Work may soon begin on the Houston Street Reconstruction project which has been on the drawing boards for more than seven years. From Bowery to Avenue of the Americas, the center islands are slated for reconstruction and turning lanes are scheduled to be installed that would ostensibly benefit traffic flow. Essentially, the plan involves creating turning bays at several locations (West Broadway, Mercer, Broadway, Mott) and installing a three-foot high wall that would encircle the center islands on Houston Street. A further major change would be the elimination of one lane of Houston Street in order to enlarge the south side sidewalk by nearly nine feet from Avenue of the Americas to West Broadway. According to a number of SoHo activists, this project will primarily benefit contractors and motorists driving through our community. It will not make crossing the street safer for our residents and especially parents pushing a stroller. In fact, the noise, congestion, dirt and debris, and additional traffic delays caused by this project will make life a lot less inviting in SoHo. For further information and how you can help, contact

It is no surprise to residents of SoHo that the combined effects of 9/11 and the economy have had a devastating effect upon local business. The most obvious visible results of this are the number of vacant stores along West Broadway. Where a rental of $35,000 per month was once seen as the new norm, local landlords have been having trouble getting even modest increases. The small neighborhood shops have long ago moved from West Broadway to the lesser expensive Thompson Street, Grand Street, Spring Street and Prince Street, and are still having a hard time of it. Lucky’s Juice Bar on Houston Street has gone the way of many other small businesses because landlords stick to a formula that has no place for the quality of a neighborhood-even if the subject property goes empty for six months or more. When it becomes obvious that the market is NOT coming back to their former expectations, they perhaps rent on a short-term interim basis to a discount clothing outlet that has no national presence or even a community orientation. A local lounge named Sliver was also the victim of many of these forces when a $6500 month rental became a $14,000 monthly rental – despite the destructive forces of 9/11 and the subsequent downturn. In this case West Broadway Glass and Manhattan Skyline, two Zucker family management companies destroyed the business and livelihood of a hard-working Russian ?╔└▄migr?╔└▄ named Danny Pustovit. He put 5 years of hard work and a quarter of a million dollars into a 500 square foot box (even excluding the roof leaks) and they refused to give him a new lease. Not only did he leave rather than be evicted, but the landlord then promised to chase him for the arrears after he lost everything.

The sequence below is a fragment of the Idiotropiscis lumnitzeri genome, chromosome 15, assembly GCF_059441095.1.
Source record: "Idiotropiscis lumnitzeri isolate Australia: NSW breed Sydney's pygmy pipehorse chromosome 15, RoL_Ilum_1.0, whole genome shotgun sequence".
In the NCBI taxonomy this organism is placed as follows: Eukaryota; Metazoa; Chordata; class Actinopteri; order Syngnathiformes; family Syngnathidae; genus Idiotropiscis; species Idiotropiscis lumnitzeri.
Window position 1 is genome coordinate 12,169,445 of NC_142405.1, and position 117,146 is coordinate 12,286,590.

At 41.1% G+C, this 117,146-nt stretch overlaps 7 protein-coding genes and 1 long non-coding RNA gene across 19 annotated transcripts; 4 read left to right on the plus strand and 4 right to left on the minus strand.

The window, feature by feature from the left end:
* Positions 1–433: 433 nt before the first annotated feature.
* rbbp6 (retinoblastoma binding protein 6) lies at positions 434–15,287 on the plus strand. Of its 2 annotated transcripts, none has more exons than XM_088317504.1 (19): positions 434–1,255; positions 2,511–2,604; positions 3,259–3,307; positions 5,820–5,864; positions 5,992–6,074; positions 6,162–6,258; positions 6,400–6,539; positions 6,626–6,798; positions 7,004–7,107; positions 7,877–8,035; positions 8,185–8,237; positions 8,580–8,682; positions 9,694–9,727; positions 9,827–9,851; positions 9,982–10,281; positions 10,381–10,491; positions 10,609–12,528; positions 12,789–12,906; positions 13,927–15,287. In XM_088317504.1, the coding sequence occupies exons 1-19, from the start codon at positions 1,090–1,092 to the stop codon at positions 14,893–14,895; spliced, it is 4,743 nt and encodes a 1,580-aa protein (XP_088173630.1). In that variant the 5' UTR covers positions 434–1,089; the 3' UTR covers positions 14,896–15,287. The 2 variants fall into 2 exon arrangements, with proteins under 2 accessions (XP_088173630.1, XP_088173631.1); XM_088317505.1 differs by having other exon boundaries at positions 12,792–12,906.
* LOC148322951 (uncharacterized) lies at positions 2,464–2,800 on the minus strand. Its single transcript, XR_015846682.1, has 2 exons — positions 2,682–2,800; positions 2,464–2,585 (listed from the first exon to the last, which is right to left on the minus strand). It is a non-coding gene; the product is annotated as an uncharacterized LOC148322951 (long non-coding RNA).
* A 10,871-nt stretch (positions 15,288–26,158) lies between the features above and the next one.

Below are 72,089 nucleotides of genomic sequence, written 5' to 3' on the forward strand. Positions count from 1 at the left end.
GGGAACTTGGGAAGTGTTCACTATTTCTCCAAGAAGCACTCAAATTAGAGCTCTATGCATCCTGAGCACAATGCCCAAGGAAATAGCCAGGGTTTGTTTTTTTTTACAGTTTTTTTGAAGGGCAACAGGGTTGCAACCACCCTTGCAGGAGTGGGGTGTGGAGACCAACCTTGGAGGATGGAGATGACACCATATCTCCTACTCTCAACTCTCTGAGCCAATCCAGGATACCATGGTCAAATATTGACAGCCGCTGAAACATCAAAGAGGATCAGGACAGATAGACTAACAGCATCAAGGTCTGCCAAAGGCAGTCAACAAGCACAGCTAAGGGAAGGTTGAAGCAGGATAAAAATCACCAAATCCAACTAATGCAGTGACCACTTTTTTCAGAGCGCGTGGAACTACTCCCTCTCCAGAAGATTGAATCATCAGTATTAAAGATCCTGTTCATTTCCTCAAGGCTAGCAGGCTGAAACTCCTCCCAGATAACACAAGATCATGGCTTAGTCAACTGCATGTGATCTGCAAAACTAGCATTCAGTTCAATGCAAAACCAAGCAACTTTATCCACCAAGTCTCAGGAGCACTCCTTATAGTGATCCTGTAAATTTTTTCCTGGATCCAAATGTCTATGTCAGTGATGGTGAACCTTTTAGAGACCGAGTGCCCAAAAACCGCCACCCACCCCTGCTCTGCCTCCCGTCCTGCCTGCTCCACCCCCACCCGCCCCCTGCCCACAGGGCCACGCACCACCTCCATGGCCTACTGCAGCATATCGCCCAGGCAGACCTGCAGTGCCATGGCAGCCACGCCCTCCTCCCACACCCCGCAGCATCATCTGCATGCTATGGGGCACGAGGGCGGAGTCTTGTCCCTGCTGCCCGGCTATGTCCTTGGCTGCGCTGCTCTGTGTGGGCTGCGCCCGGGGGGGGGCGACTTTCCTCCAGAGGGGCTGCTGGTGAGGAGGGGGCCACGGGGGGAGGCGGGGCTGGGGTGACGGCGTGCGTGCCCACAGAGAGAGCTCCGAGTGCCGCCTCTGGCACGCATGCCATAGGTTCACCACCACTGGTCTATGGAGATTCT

SoHo landlords need to reassess their commitment to the community that helped them make their fortune-and they need to look around at what the current market is telling them. On West Broadway alone, from Houston Street to Canal Street, there are nearly 20 empty stores with “For Rent” prominently displayed. The writing is clearly on SoHo’s wall. Read it!